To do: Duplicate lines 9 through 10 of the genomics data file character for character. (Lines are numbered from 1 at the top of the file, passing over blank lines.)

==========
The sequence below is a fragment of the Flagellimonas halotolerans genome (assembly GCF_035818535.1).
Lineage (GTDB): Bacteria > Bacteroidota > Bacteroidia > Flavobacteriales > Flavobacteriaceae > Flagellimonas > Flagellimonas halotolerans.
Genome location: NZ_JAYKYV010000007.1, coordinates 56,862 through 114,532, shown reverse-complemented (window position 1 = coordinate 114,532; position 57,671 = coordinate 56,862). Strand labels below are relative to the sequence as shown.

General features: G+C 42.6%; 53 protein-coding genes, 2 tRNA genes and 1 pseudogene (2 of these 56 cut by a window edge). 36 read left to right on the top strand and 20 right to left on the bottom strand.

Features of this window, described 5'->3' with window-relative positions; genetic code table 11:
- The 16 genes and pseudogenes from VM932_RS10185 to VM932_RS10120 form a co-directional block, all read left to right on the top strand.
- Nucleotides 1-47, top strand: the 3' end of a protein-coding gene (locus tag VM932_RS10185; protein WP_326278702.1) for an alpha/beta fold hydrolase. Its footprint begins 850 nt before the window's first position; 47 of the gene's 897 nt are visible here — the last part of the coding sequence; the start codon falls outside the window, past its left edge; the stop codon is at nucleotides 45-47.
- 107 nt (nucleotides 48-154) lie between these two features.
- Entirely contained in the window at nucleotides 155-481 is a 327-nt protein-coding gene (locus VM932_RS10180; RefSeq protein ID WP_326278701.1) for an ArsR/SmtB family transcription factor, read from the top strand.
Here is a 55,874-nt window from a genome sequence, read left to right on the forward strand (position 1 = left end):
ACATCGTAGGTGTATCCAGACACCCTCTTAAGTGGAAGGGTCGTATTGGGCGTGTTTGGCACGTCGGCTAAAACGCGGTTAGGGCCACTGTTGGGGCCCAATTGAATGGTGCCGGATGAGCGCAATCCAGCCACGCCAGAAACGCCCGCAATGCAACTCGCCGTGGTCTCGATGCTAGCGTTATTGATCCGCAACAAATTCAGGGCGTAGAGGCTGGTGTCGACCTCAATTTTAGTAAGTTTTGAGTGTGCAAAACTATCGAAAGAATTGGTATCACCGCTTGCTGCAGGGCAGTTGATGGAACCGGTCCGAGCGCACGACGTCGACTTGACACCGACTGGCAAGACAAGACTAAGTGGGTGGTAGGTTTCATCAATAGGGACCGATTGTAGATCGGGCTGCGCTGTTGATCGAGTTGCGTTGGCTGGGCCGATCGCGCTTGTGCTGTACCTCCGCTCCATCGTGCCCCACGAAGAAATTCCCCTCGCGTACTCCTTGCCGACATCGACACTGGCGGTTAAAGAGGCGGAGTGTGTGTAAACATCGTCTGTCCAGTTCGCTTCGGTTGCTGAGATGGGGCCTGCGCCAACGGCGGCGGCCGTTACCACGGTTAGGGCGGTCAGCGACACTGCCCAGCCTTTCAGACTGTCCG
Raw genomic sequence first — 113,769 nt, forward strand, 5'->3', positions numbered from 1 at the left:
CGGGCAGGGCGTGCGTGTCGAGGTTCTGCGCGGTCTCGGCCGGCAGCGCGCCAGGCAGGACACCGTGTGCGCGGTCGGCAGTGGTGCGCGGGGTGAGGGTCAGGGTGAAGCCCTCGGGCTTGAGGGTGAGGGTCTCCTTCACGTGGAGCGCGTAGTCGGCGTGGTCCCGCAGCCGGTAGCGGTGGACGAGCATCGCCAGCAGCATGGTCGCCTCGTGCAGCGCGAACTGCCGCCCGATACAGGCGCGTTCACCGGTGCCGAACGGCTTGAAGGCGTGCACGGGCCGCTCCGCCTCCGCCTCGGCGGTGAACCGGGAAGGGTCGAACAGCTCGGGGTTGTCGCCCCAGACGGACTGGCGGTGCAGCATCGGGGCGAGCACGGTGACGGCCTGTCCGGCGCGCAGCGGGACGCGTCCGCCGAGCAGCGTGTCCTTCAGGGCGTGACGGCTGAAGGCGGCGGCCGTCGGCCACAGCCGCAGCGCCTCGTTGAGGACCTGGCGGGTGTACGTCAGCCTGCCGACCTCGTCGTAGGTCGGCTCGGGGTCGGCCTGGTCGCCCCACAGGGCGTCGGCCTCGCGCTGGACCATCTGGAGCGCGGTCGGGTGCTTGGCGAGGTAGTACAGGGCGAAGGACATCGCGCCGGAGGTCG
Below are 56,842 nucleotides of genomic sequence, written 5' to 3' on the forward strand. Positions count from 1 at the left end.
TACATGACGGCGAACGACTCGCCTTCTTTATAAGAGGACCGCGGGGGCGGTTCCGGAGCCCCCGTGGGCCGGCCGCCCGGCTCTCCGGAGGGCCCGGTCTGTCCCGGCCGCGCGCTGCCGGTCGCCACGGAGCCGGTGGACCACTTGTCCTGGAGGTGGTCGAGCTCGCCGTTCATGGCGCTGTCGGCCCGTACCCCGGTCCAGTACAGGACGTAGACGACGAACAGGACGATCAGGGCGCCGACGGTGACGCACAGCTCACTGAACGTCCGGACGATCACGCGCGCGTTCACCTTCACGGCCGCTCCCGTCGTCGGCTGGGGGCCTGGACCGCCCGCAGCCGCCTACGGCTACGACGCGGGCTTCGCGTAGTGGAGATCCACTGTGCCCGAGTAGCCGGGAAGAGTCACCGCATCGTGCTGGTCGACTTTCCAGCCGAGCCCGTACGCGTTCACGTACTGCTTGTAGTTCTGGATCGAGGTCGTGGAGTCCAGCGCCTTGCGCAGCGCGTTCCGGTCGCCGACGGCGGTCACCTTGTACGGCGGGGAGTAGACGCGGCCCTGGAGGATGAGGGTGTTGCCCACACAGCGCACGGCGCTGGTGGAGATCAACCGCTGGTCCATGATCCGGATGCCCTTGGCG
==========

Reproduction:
- Entirely contained in the window at nucleotides 155-481 is a 327-nt protein-coding gene (locus VM932_RS10180; RefSeq protein ID WP_326278701.1) for an ArsR/SmtB family transcription factor, read from the top strand.
Here is a 55,874-nt window from a genome sequence, read left to right on the forward strand (position 1 = left end):